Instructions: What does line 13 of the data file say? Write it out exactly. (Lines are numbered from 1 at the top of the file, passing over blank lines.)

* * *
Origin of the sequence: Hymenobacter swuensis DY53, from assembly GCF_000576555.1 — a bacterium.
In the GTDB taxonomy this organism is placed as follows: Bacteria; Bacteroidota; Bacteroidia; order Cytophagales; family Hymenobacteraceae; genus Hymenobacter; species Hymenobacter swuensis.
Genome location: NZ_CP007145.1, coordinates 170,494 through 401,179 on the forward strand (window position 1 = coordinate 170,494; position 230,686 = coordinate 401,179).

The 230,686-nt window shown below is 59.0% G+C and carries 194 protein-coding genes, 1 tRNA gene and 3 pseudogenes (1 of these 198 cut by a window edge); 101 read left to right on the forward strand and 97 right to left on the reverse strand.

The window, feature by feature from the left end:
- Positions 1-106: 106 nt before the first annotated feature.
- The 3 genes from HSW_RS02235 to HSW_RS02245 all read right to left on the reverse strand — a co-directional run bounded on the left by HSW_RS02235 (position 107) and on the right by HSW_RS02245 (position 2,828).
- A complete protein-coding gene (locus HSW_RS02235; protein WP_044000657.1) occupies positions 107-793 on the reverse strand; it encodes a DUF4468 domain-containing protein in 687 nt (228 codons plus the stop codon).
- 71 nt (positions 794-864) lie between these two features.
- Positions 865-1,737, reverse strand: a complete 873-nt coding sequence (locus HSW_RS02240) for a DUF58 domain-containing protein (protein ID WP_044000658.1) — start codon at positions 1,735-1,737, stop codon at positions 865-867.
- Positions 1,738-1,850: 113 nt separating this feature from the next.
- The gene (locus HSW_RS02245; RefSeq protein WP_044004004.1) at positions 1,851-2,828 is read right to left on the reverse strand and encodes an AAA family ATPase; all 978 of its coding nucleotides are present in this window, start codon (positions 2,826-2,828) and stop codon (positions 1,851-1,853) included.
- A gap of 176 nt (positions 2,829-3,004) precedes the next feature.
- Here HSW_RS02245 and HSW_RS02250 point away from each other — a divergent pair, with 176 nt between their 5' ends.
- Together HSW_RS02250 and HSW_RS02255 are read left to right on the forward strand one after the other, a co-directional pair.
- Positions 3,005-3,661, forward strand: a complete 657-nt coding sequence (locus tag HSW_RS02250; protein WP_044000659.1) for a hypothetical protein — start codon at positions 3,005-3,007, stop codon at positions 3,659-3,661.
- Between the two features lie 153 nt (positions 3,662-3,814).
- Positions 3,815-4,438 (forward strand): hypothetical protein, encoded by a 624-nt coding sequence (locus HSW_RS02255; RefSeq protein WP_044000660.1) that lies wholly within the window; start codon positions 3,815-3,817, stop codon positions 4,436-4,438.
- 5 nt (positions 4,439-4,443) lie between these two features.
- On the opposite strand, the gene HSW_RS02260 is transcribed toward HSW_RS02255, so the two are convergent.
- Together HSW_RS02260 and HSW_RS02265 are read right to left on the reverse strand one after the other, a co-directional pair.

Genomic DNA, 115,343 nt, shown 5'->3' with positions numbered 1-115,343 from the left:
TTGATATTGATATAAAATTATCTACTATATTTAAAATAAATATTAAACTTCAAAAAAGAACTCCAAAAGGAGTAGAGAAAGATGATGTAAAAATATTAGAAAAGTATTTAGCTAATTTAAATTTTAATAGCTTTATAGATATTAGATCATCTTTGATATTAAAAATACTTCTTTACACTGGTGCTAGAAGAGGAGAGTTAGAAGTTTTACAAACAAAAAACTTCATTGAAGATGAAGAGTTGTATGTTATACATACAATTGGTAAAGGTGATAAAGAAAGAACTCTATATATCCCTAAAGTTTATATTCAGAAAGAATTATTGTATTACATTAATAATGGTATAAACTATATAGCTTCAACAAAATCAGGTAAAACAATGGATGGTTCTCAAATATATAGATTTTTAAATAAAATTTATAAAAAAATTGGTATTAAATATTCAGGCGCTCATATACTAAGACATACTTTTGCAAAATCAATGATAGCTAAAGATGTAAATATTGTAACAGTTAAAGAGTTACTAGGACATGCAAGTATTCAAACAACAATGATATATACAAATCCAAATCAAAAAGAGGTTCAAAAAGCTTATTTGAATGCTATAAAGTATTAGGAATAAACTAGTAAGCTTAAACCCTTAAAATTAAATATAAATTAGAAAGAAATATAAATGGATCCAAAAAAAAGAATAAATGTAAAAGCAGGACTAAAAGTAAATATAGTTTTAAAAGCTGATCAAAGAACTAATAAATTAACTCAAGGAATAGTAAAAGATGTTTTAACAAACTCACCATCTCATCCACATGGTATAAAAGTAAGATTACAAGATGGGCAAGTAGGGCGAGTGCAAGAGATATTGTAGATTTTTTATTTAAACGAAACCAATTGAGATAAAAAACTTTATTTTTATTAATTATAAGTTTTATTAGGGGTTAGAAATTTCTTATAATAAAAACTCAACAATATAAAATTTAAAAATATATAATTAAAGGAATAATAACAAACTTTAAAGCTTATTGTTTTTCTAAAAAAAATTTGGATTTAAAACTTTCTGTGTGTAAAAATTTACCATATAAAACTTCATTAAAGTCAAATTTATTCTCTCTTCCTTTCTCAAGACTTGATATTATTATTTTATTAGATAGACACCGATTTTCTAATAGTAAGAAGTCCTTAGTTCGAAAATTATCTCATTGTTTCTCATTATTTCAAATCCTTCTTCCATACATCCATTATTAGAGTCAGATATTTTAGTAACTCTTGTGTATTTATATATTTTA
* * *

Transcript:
- A gap of 176 nt (positions 2,829-3,004) precedes the next feature.